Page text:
One or two sequences work well with a few of the transformation scenes being particularly disturbing especially the cuts from male to female and back again (who is that man's hand on Mrs Hyde's breast).  The overall androgyny of these sequences and the questionning sexuality/behaviour of the lead character make the film watchable but as an out and out horror it pales somewhat against more gratuitous counterparts.
The somewhat tongue-in-cheek inuendoes may take the edge off the film for hardcore connoiseurs and one or two Carry-On one liners are unnecessary and dilute the whole effect somewhat. Having said this, what we have here is one of those films that entertains and does so in quite a unique way. Bates is a ham and a fine ham at that and with an abundance of overacting and a few gruesome murder scenes the end is result is somewhat gratifying.

MAGIC MOMENT - The final scene where Jekyll clings on to a gutter for dear life is filled with tension and the use of stained glass windows to bring about the he/she change as well as that chilling final scream end the picture on a sincere highpoint.

.  Directed by Basil Dearden
Doppleganger goings on here as Harold Pelham (Roger Moore) gets involved in a car crash, dies on the operating table, regains consciousness and thus recovers.  It is during the death sequence that his heartbeat disappears from the hospital monitors only to reappear in duplicate.  Mmmm - what's going on here then?  We find out at some point that during this brief moment a duplicate of Pelham had been released and one that in no way wants to return from where he/it came from.
Whilst the original Pelham tries to return to normal life it appears that he has been doing things he has not been aware of, the most notable of which is having an affair with a woman he has no recollection of except briefly seeing at a swimming pool.  The doppleganger is at work it seems.  The unravellling of Pelhams mind and family life is both intriguing and unsettling and Moore does play the part convincingly albeit with little passion.  The final scenes where his family reject him and he knows all is lost are a nice touch although the film does tend to labour to get to these conclusions.
A good film, of its specific time, that could have been even better.   One to go back to now and again.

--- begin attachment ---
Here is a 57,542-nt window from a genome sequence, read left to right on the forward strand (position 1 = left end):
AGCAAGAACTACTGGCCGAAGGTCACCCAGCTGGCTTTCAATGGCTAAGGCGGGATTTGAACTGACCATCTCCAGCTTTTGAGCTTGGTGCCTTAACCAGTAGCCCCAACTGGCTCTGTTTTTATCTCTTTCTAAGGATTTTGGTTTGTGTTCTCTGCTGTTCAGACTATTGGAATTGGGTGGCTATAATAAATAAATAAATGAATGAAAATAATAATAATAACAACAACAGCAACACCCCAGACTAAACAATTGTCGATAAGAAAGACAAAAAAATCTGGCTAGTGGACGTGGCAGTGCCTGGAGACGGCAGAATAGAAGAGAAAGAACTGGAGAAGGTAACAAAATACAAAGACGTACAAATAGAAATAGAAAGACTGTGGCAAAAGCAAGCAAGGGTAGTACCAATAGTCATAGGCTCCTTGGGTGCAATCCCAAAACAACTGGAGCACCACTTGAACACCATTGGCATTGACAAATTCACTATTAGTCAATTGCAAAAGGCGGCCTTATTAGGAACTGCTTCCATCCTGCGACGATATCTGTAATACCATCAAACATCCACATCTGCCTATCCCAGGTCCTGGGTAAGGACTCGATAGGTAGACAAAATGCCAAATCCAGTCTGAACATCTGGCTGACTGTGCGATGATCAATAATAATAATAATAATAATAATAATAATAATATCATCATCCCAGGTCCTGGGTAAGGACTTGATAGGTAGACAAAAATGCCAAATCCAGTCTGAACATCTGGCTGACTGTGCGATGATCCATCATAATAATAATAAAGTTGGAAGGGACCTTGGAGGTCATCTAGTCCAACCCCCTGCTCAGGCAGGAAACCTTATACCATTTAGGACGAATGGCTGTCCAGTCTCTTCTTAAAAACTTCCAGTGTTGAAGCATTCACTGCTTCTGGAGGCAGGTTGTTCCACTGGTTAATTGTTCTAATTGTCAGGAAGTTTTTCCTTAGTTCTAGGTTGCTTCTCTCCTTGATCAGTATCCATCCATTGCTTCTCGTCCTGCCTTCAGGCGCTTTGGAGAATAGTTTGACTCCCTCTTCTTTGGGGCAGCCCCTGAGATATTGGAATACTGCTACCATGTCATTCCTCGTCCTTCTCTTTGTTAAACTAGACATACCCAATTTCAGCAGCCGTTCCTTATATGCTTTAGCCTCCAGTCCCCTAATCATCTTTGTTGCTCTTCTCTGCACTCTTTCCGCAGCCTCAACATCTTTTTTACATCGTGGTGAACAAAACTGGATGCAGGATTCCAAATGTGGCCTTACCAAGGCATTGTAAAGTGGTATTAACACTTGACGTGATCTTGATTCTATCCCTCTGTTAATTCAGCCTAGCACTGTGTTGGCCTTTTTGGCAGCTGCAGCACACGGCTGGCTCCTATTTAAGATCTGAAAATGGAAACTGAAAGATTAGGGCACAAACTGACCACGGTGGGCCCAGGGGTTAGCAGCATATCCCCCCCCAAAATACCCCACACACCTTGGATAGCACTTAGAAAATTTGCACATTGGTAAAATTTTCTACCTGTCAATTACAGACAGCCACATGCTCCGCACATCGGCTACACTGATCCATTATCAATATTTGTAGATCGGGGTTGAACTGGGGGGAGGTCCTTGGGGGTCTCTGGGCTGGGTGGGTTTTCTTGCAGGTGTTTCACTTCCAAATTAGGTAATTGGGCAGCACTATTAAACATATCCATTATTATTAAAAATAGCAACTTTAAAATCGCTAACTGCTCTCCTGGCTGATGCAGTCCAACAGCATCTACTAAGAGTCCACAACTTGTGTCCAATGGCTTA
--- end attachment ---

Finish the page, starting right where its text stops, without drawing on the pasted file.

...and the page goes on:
1947.  Directed by Christy Cabanne
A midget, a bumbling cop, a suspicious doctor (George Zucco) a nosy press man, a mysterious figure in a green mask, a hypnotist (Bela Lugosi) and several ham actors and you have the ingredients for a film that is just about watchable and really does test the patience even though the running time is 67 minutes.
The story is told by Molly Lamont (Laurie Van Ee) who is already dead and is on the mortuary slab awaiting her autospy.  She relates how she came to be there with a series of inane one liners that are placed throughout the film.  The story line is rather wayward and the suspense is totally non-existant.
This is only one of three films that Lugosi made in colour and in truth would be of only real interest to the avid collector of horror films or a fan of the star.  This is a real dud and I suggest only to be purchesed when located at a real low budget price.


1982. Directed by John Carpenter

A remake here of the original 1951 classic 'The Thing From Another World'. This really is a modernisation of a good yarn and quite surprisingly this effort is as good as the black and white original albeit more reliant on special effects and oozing gore.

In the desolate wastes of the Antarctic we follow a helicopter chasing a dog through the snowy land trying it seems to kill it.. The dog makes for the base of an American research team whereupon the passengers in the helicopter (two Norwegians from a distant research camp) land and pursue the dog on foot. The Americans try to intervene which ends in the death of the two outsiders. The dog is adopted unbeknown that all is not what it seems.

R. J. MacReady (Kurt Russell) wonders why the Norwegians were keen to kill the animal and upon investigating their research area finds all members dead. A crashed UFO is located nearby and what seems to be the corpse of something human. They return with the cadaver and attempts to reveal the truth are made.